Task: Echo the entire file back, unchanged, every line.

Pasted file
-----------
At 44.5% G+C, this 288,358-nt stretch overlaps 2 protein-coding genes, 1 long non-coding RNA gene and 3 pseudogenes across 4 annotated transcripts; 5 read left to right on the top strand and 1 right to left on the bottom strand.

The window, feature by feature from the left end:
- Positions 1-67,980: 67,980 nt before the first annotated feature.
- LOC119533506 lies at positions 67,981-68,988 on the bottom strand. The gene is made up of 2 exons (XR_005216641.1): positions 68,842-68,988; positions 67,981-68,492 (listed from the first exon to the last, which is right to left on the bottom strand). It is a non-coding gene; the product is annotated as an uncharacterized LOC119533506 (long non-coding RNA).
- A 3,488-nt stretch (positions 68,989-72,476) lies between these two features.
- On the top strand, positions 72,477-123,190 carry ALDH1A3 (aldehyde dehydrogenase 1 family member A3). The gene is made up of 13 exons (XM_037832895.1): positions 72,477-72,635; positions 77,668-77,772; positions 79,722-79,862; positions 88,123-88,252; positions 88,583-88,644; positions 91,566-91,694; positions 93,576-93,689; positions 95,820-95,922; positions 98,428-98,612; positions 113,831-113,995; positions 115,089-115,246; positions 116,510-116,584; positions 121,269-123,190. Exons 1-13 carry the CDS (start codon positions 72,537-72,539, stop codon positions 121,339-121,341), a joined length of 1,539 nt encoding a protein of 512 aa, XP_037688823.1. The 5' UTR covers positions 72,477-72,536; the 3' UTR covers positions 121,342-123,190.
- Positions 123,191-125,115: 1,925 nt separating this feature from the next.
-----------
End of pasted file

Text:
At 44.5% G+C, this 288,358-nt stretch overlaps 2 protein-coding genes, 1 long non-coding RNA gene and 3 pseudogenes across 4 annotated transcripts; 5 read left to right on the top strand and 1 right to left on the bottom strand.

The window, feature by feature from the left end:
- Positions 1-67,980: 67,980 nt before the first annotated feature.
- LOC119533506 lies at positions 67,981-68,988 on the bottom strand. The gene is made up of 2 exons (XR_005216641.1): positions 68,842-68,988; positions 67,981-68,492 (listed from the first exon to the last, which is right to left on the bottom strand). It is a non-coding gene; the product is annotated as an uncharacterized LOC119533506 (long non-coding RNA).
- A 3,488-nt stretch (positions 68,989-72,476) lies between these two features.
- On the top strand, positions 72,477-123,190 carry ALDH1A3 (aldehyde dehydrogenase 1 family member A3). The gene is made up of 13 exons (XM_037832895.1): positions 72,477-72,635; positions 77,668-77,772; positions 79,722-79,862; positions 88,123-88,252; positions 88,583-88,644; positions 91,566-91,694; positions 93,576-93,689; positions 95,820-95,922; positions 98,428-98,612; positions 113,831-113,995; positions 115,089-115,246; positions 116,510-116,584; positions 121,269-123,190. Exons 1-13 carry the CDS (start codon positions 72,537-72,539, stop codon positions 121,339-121,341), a joined length of 1,539 nt encoding a protein of 512 aa, XP_037688823.1. The 5' UTR covers positions 72,477-72,536; the 3' UTR covers positions 121,342-123,190.
- Positions 123,191-125,115: 1,925 nt separating this feature from the next.